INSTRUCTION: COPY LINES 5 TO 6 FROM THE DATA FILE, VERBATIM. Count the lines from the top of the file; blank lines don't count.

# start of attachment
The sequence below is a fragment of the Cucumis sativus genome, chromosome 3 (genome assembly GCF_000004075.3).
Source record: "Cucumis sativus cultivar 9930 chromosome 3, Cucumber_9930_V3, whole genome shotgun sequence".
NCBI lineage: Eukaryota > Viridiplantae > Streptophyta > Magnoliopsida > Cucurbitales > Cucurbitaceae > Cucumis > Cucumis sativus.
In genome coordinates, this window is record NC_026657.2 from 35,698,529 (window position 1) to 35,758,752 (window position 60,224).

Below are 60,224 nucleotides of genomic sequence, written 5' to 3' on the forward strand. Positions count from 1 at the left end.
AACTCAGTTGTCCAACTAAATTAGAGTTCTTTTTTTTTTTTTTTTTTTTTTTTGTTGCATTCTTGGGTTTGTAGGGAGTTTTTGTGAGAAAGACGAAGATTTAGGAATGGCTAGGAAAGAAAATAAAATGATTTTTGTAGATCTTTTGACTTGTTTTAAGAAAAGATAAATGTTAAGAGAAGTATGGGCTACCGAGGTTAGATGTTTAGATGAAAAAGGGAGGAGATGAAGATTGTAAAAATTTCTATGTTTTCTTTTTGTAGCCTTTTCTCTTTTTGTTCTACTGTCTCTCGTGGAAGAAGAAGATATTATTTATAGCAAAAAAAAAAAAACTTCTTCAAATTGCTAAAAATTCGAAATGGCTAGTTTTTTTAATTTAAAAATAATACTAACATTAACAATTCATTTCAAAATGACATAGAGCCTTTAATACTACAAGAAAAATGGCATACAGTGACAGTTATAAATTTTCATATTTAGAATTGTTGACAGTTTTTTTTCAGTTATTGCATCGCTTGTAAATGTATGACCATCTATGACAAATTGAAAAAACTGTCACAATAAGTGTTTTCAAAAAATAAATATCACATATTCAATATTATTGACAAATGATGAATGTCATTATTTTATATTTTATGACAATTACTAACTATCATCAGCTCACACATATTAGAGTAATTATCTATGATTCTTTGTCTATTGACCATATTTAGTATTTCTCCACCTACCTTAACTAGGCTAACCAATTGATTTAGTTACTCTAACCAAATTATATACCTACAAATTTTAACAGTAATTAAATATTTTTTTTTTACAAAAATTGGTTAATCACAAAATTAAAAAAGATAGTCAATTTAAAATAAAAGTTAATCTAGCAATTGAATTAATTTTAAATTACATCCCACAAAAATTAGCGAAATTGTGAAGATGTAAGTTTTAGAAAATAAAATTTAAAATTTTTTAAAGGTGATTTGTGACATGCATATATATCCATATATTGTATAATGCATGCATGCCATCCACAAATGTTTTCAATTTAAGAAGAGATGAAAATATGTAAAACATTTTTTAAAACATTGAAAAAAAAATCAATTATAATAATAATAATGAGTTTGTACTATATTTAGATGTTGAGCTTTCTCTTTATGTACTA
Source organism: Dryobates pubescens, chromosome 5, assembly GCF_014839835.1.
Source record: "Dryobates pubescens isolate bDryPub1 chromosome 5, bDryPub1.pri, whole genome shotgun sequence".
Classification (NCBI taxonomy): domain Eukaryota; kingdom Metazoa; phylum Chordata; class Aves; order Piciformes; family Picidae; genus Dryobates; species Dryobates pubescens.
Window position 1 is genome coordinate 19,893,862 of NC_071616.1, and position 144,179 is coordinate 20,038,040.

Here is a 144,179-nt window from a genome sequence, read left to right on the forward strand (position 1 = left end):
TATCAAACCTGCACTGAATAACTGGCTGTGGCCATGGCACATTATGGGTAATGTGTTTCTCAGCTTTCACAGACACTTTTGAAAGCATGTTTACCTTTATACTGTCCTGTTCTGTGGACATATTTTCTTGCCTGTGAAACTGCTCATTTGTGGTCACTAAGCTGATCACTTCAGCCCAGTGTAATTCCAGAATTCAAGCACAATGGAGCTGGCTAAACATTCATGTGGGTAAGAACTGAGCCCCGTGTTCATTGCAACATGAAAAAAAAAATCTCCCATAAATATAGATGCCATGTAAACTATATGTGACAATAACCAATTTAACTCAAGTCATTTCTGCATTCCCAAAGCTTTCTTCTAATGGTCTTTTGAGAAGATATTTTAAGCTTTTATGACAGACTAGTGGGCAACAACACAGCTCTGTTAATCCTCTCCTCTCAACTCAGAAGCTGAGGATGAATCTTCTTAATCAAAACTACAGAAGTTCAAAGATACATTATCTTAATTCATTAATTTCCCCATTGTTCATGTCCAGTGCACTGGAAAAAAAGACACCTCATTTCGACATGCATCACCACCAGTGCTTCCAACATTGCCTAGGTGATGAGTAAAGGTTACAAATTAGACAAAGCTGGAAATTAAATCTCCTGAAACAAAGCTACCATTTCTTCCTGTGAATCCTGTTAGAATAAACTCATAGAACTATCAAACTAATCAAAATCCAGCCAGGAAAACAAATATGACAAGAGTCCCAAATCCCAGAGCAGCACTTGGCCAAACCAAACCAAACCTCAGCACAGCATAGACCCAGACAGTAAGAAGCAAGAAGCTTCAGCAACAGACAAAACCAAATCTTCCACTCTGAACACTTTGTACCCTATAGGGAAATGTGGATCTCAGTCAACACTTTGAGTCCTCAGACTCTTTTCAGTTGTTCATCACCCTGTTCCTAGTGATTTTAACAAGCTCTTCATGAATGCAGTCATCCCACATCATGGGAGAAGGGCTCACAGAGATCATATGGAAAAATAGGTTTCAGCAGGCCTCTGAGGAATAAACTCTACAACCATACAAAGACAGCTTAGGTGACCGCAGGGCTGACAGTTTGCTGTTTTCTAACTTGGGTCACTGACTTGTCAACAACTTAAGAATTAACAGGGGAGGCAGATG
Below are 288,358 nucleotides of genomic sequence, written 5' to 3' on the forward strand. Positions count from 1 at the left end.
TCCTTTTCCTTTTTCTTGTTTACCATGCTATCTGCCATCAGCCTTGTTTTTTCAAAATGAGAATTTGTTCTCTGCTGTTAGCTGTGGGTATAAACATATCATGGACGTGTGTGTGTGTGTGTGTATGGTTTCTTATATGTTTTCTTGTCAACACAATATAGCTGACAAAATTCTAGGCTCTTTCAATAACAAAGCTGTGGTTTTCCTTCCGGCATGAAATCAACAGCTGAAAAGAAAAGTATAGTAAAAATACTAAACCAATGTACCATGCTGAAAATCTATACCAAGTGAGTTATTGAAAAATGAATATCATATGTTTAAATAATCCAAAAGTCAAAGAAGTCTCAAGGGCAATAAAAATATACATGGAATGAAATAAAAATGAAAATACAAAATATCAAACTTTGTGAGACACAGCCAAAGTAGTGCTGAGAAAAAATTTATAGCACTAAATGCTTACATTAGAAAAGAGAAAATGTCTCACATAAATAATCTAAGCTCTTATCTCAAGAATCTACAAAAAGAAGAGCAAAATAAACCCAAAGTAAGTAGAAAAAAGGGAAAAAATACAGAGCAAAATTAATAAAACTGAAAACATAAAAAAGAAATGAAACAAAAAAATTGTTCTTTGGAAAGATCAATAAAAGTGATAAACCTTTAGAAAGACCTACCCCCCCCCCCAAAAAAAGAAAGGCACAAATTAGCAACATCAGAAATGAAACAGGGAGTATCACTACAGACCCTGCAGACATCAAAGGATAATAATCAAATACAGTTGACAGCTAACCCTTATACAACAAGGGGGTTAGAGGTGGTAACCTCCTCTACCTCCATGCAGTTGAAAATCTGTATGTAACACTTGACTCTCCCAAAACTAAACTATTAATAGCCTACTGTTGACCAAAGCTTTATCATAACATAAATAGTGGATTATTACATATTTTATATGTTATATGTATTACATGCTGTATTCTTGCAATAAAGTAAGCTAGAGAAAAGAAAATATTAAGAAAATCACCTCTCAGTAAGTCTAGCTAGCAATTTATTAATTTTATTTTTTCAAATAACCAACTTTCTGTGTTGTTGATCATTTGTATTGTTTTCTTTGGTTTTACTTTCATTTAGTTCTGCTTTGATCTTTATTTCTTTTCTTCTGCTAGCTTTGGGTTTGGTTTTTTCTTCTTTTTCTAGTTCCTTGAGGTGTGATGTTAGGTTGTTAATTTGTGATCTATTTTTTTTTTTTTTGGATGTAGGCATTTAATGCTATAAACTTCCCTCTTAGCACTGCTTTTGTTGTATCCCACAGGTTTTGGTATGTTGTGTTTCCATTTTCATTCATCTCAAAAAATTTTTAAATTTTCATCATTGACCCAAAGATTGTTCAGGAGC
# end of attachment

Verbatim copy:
Below are 60,224 nucleotides of genomic sequence, written 5' to 3' on the forward strand. Positions count from 1 at the left end.
AACTCAGTTGTCCAACTAAATTAGAGTTCTTTTTTTTTTTTTTTTTTTTTTTTGTTGCATTCTTGGGTTTGTAGGGAGTTTTTGTGAGAAAGACGAAGATTTAGGAATGGCTAGGAAAGAAAATAAAATGATTTTTGTAGATCTTTTGACTTGTTTTAAGAAAAGATAAATGTTAAGAGAAGTATGGGCTACCGAGGTTAGATGTTTAGATGAAAAAGGGAGGAGATGAAGATTGTAAAAATTTCTATGTTTTCTTTTTGTAGCCTTTTCTCTTTTTGTTCTACTGTCTCTCGTGGAAGAAGAAGATATTATTTATAGCAAAAAAAAAAAAACTTCTTCAAATTGCTAAAAATTCGAAATGGCTAGTTTTTTTAATTTAAAAATAATACTAACATTAACAATTCATTTCAAAATGACATAGAGCCTTTAATACTACAAGAAAAATGGCATACAGTGACAGTTATAAATTTTCATATTTAGAATTGTTGACAGTTTTTTTTCAGTTATTGCATCGCTTGTAAATGTATGACCATCTATGACAAATTGAAAAAACTGTCACAATAAGTGTTTTCAAAAAATAAATATCACATATTCAATATTATTGACAAATGATGAATGTCATTATTTTATATTTTATGACAATTACTAACTATCATCAGCTCACACATATTAGAGTAATTATCTATGATTCTTTGTCTATTGACCATATTTAGTATTTCTCCACCTACCTTAACTAGGCTAACCAATTGATTTAGTTACTCTAACCAAATTATATACCTACAAATTTTAACAGTAATTAAATATTTTTTTTTTACAAAAATTGGTTAATCACAAAATTAAAAAAGATAGTCAATTTAAAATAAAAGTTAATCTAGCAATTGAATTAATTTTAAATTACATCCCACAAAAATTAGCGAAATTGTGAAGATGTAAGTTTTAGAAAATAAAATTTAAAATTTTTTAAAGGTGATTTGTGACATGCATATATATCCATATATTGTATAATGCATGCATGCCATCCACAAATGTTTTCAATTTAAGAAGAGATGAAAATATGTAAAACATTTTTTAAAACATTGAAAAAAAAATCAATTATAATAATAATAATGAGTTTGTACTATATTTAGATGTTGAGCTTTCTCTTTATGTACTA